Day To Day Radio Program (National Public Radio-NPR)
MADELEINE BRAND, host: The cell phone company Cingular is accused of providing bad service on purpose. A new lawsuit claims that when Cingular bought AT&T, it let that system degrade, thereby forcing the old AT&T customers to sign up for new, more expensive service contracts. MARKETPLACE New York Bureau Chief, Bob Moon, joins me with more on this. And Bob, who filed this lawsuit, and what else are they claiming?
BOB MOON reporting: Well this lawsuit is based on complaints received by a California-based watchdog group. It’s called The Foundation for Taxpayer and Consumer Rights. The lawsuit was filed in U.S. District Court in Seattle, and the attorneys are seeking class-action status. That would mean that they would represent 20 million plus customers that were served by AT&T Wireless.
Attorneys for this group claims Cingular promised to maintain uninterrupted service to customers of AT&T Wireless, back when Cingular acquired that company in 2004, but they say that Cingular in fact, stopped maintaining the AT&T Wireless network, and that caused customers to experience more trouble. They had dropped calls, no signals in some areas where there used to be coverage. And the lawsuit cites news articles that included comments from industry analysts, who were saying that Cingular appeared to be investing little or nothing in the old AT&T Wireless network, and they say that’s a breach of contract and it violated consumer protection laws.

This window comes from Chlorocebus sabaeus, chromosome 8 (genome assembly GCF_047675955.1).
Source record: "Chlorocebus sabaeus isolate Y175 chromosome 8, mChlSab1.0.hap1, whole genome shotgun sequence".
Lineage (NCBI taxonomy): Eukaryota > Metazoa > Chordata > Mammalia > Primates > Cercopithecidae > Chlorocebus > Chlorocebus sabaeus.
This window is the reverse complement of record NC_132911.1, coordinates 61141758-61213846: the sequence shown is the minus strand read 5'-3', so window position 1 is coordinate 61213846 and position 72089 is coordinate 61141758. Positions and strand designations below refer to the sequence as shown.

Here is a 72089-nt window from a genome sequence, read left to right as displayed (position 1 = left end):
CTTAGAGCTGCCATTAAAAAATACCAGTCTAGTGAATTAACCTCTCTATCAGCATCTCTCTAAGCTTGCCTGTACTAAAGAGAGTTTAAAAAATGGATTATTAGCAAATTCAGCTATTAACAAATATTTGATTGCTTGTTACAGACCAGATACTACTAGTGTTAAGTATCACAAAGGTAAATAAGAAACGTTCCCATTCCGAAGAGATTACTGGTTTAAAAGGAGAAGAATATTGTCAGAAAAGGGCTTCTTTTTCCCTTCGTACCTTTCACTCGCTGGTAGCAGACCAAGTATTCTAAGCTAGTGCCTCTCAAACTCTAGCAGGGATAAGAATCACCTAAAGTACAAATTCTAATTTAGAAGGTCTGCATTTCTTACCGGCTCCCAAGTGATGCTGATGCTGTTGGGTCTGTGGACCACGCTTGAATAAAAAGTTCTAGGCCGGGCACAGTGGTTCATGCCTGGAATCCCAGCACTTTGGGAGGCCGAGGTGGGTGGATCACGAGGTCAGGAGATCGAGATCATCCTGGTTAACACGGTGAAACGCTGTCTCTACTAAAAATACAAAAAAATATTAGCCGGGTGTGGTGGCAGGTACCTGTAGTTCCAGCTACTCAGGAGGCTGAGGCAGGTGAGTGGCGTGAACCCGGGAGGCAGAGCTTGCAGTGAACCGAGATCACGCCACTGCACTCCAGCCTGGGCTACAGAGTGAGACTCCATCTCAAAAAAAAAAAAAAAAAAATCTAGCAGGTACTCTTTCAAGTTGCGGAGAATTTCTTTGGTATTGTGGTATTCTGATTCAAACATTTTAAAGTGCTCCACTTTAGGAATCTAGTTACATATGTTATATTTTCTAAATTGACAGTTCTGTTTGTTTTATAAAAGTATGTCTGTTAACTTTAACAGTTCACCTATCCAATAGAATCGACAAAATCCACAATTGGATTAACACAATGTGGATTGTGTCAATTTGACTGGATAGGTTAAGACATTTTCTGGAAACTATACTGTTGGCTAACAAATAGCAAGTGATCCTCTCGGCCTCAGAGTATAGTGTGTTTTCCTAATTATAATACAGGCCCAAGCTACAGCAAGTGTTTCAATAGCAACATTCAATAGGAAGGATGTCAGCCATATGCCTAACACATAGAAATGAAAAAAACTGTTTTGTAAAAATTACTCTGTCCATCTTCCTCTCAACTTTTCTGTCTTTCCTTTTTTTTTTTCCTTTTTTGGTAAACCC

BRAND: And what does Cingular say?
MOON: Well a Cingular spokesman, did tell the Associated Press that the company does eventually plan to phase out the older technology that’s been used by the AT&T Wireless network. That’s a system that’s called TDMA. It’s being phased out, really, by the entire cellular industry. In fact, Cingular says many companies no longer even make the phones that are compatible with that system, but the Cingular spokesman did insist that the company is maintaining the old system in the meantime, and he said Cingular spent about $6 billion plus, on improvements and integration of these systems last year.
BRAND: But Bob, does this lawsuit claim that the Cingular system is poorly maintained, or is it just the old system that the suit is focusing on?
MOON: Well, they’re complaining only about the old service, or as they claim, the lack of service that the former AT&T Wireless customers got after the merger. Now this did take place back in 2004, as we mentioned, and one telecommunications analyst we spoke to today, says he thinks this is an old problem that’s been taken care of. Roger Entner, is from Boston-based Ovum Consulting.
Mr. ROGER ENTER (Ovum Consulting): I don’t think it amounts to much, you know. I think the lawyers would have had a case, you know, a year, two years ago, but not today.
MOON: On the other hand, this consumer watchdog group is arguing that these customers were charged for services that they shouldn’t have had to pay for in the first place. Just last month, by the way, there was a ruling from a state appeals court in California, that it was upholding a $12 million fine against Cingular, for signing up customers faster than they could provide adequate service for.
BRAND: Thank you, Bob. Bob Moon of Public Radio’s daily business show MARKETPLACE, produced by American Public Media.